Interesting Observation with Rheumatoid Arthritis Stem Cell Patient
POSTED ON 11/17/2010 IN Hand and Wrist BY Christopher Centeno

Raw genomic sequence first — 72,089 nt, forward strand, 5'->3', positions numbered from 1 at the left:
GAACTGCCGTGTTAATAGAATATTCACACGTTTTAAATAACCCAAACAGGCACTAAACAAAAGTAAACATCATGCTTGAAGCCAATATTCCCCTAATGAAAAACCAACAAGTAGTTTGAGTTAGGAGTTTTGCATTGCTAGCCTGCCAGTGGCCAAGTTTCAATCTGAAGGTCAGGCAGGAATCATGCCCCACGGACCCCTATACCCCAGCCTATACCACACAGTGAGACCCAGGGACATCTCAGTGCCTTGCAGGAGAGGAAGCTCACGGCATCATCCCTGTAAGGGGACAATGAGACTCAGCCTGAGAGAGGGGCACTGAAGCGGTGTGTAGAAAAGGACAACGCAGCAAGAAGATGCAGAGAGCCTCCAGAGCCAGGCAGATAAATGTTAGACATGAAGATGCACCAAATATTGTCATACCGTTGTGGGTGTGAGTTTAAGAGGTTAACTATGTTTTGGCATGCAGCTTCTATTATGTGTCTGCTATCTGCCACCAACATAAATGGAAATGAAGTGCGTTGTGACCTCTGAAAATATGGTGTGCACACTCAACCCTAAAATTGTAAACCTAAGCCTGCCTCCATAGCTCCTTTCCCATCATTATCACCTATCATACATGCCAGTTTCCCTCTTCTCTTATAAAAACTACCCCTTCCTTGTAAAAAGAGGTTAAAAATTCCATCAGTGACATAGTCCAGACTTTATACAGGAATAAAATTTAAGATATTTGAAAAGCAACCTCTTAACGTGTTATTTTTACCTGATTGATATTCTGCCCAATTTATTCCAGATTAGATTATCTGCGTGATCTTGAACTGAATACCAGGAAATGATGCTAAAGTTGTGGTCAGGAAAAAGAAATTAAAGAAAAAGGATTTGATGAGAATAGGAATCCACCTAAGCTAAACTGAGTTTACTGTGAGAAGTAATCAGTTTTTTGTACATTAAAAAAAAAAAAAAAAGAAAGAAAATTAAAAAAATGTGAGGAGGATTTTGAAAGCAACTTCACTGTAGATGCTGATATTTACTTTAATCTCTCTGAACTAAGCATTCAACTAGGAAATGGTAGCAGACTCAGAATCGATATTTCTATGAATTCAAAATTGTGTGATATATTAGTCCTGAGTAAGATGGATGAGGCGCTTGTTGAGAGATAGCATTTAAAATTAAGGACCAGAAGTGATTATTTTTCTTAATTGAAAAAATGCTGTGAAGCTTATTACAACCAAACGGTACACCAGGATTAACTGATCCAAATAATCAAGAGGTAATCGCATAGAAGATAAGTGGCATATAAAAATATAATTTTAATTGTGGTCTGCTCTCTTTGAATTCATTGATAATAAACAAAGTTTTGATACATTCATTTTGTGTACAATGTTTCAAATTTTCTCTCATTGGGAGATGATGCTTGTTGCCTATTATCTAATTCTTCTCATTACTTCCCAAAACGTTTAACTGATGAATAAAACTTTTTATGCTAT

We have traditionally avoided the treatment of patients with Rheumatoid Arthritis (RA). The reason was that with our cultured procedure, it was very difficult to grow cells in these patients, often because of the large number of medications used to control their disease. RA is different from osteoarthritis. While traditional arthritis (osteoarthritis-OA), is a wear and tear problem (joints wearing out), RA is an inflammatory problem where the body attacks itself. These patients are often on significant drugs with severe toxicity to the body (many are immune suppressants). Animal studies have shown that mesenchymal stem cells may be helpful in treating RA. Recently we tried our Regenexx-SD for the knee of such a patient and tried APC (Autologous Platelet Concentrate) for one hand joint. We have confirmed that our APC contains Blastomere Like Stem Cells (CD66e positive using flow cytometry). Here's the rheumatoid arthritis stem cell patient's report at about 2 weeks out: "My knee is definitely better, can almost climb stairs like a normal person, but don't push it. The real miracle is the stem cell...on my left hand. WOW!! The swelling and pain in my knuckles disappeared the next day, my hand is now straight, and doesn't look deformed, and for the first time in 2 years I can open some cans and bottles. The wrist bone also looks a lot less swollen. When it is cold my shoulders still hurt a little, and I am a bit stiff after sleeping all night." What may have happened in the hand? The growth factors from the platelets may be modulating the swelling or it could be the BLSC's. Either way, while the early report is encouraging, more time and patients will be needed to confirm these results. Does this means stem cells can heal RA? NO. This is just an interesting observation from a very low risk therapy, but one I thought worth sharing. If you're an RA patient, I would take nothing from this observation other than this approach may be something to keep an eye on at this point. Until we know how long this effect lasts, the stem cells may be no better than a simple steroid shot.
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